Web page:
Regarding other legal causes to exercise the right to exit, since they depend upon the decision of the General Meeting, it may seem that in practice they won’t happen, but sometimes there are some possible alternatives that even without the agreement of the General Meeting, that could enable the right, just like the amendment of the company purpose.
3.- Other practical solutions
We are going to focus next on some cases that we have been able to implement in real cases with our clients.
3.1.- Thorough revision of the annual accounts so that the real operating income of the year’s profits come to the surface
As we said, since the partner can exit the company if there is no minimum dividend distribution, of 25% now, what makes that the majority partner purposes the distribution of that dividend, and therefore, avoids the possibility for the minority shareholder to exercise his right to exit.
What normally happens as well, is that the operating income of the company does not reflect the company’s real benefit and in fact the majority shareholder has been appropriating as salary or payment, or with the purchase of assets for himself or his family, hiring a supplier to whom he has generously paid for its services, etc.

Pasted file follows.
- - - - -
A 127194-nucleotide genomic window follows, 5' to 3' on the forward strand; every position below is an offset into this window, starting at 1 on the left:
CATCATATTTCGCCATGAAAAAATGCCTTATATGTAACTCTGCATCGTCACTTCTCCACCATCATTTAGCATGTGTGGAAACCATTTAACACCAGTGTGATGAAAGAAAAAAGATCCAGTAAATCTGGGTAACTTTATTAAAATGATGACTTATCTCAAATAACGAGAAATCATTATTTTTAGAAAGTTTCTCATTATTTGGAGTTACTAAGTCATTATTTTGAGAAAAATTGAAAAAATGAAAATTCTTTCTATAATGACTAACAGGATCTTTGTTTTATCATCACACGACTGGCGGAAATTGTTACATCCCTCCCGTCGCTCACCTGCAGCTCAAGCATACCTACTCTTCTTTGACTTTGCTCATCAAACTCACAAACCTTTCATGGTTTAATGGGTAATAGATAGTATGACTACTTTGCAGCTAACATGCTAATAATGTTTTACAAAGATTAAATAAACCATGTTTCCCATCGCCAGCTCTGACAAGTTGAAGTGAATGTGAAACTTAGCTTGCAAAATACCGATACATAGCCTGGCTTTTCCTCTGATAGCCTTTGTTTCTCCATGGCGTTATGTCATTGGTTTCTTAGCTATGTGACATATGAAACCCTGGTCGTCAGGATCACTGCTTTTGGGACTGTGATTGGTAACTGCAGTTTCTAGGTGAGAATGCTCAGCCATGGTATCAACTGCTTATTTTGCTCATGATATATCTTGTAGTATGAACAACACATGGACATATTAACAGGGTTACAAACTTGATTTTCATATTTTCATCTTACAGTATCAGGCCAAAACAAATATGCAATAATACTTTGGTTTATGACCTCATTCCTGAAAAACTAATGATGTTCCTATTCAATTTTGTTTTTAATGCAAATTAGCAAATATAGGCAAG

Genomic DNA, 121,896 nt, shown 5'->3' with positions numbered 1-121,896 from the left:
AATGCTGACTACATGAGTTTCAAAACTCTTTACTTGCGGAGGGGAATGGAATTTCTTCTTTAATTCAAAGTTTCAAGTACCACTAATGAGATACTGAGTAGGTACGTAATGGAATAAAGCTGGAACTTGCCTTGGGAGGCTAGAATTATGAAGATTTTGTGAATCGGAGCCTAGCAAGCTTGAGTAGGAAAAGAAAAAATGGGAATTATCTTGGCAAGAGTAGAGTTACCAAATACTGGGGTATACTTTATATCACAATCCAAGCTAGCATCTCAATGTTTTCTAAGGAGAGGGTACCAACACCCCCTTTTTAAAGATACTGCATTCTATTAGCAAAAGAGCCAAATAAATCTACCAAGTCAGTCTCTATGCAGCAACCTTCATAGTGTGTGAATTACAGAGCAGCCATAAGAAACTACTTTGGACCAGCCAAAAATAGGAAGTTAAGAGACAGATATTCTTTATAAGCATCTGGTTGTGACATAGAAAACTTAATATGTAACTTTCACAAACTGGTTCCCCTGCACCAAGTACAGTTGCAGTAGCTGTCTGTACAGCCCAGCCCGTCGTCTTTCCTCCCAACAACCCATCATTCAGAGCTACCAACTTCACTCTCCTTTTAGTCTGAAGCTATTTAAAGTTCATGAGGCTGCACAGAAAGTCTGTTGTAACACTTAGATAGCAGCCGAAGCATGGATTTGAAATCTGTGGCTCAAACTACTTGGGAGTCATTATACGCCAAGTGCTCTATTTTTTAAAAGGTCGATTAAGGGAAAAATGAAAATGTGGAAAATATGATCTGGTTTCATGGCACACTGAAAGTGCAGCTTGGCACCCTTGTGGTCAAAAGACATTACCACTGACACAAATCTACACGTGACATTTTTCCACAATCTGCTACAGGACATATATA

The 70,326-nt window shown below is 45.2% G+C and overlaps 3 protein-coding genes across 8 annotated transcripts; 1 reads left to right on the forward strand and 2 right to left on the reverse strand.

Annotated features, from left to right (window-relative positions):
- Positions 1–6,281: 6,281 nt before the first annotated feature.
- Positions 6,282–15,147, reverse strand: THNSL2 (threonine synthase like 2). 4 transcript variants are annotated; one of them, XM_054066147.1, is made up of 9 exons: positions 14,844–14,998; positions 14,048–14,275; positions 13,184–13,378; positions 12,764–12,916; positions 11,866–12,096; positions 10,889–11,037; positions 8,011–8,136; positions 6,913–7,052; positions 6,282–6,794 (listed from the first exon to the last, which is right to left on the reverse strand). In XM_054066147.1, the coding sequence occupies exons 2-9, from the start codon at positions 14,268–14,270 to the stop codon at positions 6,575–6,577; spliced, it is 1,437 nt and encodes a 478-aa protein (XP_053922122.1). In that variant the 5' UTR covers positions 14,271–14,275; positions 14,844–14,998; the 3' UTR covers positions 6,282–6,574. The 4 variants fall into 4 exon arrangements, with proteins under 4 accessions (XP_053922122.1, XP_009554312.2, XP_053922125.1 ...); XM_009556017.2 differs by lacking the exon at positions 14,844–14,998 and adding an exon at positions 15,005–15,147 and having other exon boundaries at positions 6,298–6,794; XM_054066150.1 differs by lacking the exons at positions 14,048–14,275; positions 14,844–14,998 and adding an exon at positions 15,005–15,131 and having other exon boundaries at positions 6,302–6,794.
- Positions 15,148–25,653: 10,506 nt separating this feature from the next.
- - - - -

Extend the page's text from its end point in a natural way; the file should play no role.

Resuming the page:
The way to control these diversions of the company’s operating income is by analysing the annual accounts; requesting information from the director about any suspicious financial statements; and request as well the presence of a Notary in the Ordinary General Meeting for the approval of the financial statements, to notice any possible irregularity.
At the same time, we can also request an audit of the annual accounts. The partner with at least 5% of the equity capital may request from the Mercantile Register the appointment of an auditor within the first quarter of the new financial year, regarding the previous fiscal year’s accounts. By doing so, in the Ordinary General Meeting, we will already have the auditor’s report.
All of this can help us, once we vote in favour of the distribution of the minimum provided by the art. 348 bis of the Companies Act (LSC), to impugn the annual accounts based on not reflecting a faithful image of the patrimony and hiding the real and higher operating income and therefore allege that the legal minimum dividend has not been distributed, but rather a lower amount and consequently the right to exit can be exercised.